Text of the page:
“When I was uploading one of my music videos, I saw a man on the side bar wearing a white kandura and I got curious to hear what he was playing. Until then, I had never listened to Middle Eastern music. I remember playing it and thinking, ‘This is interesting. I think I can play this’. So, I learned it all by ear and uploaded it,” she adds. “That's when it went viral.”

Gauna’s rendition of Ana Habibi went viral, earning millions of views and introducing her to a new audience. Despite criticism and scepticism from some quarters, her unique interpretation and passion for Arabic music garnered her a significant following. “At the time, I didn't know that Mohammed Abdu was a legendary, famous musician. I did the cover, and it got millions of views. That's when everybody started following me and sharing my videos. That’s how it all started.”

Mexico meets the Middle East

So, what drew her towards Arabic music, beyond the views and adulation? “Just the music—the sound, the rhythms, the melodies, the sound of the Oud,” the musician responds. “Maybe because it has somewhat of a rhythm like Latin music, but something about it attracted me. I just loved it. It's hard to explain.”

Learning Arabic music by ear, Gauna acknowledges the challenges she faces, particularly from critics who constantly question her authenticity. “I get a lot of hate and criticism all the time, even from professional musicians.” However, despite the challenges, she remains undeterred. “I've learned to just block them out,” she asserts, embracing her distinctive style and the fusion of Western and Arabic influences. “There will always be haters threatened by something new or different.”

She recounts an incident where a renowned violinist dismissed her efforts, citing her gender and Western background. “There is one well-known violinist who plays with many professional singers. I reached out to him for help, but he told me no. He said, ‘You can’t play; you're a girl, first of all, and nobody here in the GCC is going to accept you because you're a Westerner. Third of all, you're playing Western style, and you're not playing it correctly’. Then his followers came and bullied me online on social media. So, that was very harsh.”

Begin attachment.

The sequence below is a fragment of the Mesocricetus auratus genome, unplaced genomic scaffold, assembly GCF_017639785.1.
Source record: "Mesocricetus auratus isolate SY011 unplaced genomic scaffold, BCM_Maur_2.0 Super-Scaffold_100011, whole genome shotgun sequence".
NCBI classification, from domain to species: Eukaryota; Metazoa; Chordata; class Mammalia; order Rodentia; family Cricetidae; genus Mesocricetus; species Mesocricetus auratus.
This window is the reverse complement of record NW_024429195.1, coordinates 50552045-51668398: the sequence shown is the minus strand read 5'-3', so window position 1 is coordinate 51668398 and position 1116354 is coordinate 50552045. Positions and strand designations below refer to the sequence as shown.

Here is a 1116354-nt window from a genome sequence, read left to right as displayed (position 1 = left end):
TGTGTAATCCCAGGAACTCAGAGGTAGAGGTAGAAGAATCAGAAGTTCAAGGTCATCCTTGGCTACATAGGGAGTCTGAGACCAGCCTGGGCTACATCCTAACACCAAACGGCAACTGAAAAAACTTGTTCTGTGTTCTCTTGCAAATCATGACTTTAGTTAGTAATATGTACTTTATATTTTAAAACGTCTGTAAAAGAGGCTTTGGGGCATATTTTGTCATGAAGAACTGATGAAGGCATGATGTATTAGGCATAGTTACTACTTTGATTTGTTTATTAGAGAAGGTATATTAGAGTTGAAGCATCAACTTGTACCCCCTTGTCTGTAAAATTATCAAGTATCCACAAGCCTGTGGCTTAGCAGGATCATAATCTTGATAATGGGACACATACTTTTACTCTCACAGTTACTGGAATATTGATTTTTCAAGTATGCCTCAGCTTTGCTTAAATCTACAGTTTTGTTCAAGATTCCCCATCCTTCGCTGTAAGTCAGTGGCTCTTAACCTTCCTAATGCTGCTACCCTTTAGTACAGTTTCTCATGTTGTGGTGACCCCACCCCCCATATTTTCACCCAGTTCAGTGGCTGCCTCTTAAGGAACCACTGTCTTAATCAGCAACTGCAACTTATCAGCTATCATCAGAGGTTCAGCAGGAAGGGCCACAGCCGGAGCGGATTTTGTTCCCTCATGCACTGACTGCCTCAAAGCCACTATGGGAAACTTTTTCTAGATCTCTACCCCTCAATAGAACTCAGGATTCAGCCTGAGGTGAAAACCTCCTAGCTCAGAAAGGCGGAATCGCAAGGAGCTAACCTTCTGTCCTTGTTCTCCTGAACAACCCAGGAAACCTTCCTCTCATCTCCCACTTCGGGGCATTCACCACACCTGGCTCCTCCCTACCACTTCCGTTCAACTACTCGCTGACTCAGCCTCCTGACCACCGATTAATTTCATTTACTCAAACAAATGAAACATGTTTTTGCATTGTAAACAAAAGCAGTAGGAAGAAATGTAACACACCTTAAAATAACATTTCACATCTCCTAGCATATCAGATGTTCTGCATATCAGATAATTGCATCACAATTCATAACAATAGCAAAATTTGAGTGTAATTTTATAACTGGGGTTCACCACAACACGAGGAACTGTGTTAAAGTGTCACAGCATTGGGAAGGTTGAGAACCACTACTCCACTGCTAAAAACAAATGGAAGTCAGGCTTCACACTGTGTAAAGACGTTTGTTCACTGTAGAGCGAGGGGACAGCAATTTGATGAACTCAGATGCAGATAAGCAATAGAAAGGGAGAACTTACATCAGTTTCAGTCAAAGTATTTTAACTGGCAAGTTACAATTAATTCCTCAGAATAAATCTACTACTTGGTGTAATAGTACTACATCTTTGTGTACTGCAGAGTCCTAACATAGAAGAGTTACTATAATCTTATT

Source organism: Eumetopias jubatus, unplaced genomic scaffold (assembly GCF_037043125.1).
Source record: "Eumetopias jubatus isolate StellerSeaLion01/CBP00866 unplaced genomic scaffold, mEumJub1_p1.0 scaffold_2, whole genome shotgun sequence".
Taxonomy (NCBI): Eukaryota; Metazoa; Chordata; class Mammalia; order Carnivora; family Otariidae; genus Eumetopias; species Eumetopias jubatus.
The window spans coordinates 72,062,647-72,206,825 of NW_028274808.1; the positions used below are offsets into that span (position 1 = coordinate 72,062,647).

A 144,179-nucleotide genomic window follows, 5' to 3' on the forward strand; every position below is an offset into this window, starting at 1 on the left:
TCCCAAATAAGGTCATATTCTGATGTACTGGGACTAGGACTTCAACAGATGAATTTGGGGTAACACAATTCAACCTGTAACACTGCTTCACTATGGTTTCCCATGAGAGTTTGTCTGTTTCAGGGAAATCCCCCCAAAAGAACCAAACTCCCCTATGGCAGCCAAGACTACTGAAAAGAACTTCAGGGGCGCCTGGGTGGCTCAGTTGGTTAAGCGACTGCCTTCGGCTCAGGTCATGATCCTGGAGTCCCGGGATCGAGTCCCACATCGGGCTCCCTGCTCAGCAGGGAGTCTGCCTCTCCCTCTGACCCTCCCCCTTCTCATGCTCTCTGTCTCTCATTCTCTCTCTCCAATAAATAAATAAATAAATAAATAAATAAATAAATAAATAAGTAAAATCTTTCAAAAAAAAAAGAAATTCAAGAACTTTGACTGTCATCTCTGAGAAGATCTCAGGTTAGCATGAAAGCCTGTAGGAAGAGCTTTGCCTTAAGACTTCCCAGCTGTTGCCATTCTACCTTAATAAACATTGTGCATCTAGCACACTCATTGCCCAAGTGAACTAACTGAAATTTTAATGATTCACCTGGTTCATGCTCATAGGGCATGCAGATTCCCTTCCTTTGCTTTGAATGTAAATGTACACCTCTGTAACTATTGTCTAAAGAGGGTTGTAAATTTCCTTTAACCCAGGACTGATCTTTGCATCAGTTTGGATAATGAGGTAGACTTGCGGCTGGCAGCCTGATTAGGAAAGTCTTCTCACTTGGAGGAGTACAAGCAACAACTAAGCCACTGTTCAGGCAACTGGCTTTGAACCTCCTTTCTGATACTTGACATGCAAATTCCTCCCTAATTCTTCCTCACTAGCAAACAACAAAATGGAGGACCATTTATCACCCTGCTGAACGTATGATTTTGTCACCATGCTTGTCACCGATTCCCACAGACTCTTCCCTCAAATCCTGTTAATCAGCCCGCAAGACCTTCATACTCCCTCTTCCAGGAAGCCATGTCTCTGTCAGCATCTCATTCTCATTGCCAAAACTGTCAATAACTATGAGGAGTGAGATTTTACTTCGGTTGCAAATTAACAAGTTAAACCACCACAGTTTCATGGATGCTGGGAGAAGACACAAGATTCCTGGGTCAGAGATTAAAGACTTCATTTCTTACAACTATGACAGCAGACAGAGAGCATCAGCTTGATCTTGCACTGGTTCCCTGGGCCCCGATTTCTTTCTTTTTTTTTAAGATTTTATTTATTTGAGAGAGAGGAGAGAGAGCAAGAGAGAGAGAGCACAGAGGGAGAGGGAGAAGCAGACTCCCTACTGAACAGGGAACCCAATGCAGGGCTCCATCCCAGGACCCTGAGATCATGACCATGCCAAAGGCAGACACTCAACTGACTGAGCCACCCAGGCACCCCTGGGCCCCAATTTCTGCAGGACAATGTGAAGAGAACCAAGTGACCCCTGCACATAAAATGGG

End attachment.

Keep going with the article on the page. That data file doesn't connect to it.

“I've managed to learn to ignore that,” says Gauna. “This is what makes me unique—because I'm different. Otherwise, I’d sound just like everybody else, and it wouldn't matter if I were different. The fact that I do it with passion and because I like it is what makes it special,” she adds.

Life outside music

Living between the US and Dubai, Gauna balances her time caring for her father, a cancer patient, and her musical career. Even though the emotional toll of her father's illness is significant, she strives to maintain a positive outlook. “I do get down sometimes, though I try not to show it. My followers, who’ve been there for many, many years; they know my ups and downs. When I’m in the US, you'll notice that I tend to stay a little bit quiet.”

Gauna’s influence extends beyond her music. She converted to Islam six years ago, finding peace in its teachings. This spiritual journey, coupled with her cultural background, allows her to act as a bridge between her diverse followers in Mexico, the US, and the Middle East. “I have a lot of followers in Mexico and the United States. Being here makes me happy because I feel like I'm uniting them and educating them that there's more to life than just their music and what they see on TV.”

Through her violin, the musician weaves a tapestry of sounds that celebrate her heritage and embrace the diversity of her audience, creating a harmonious blend that resonates with many. “Now that I'm here and they see everything I post, many people following me are interested in coming to the UAE. Everybody wants to come here to experience the culture, the music,” says Gauna.

“Music serves as a powerful vehicle for transporting culture across borders and bridging gaps between societies. It has a unique ability to transcend language barriers and convey emotions that resonate universally,” she signs off.

somya@khaleejtimes.com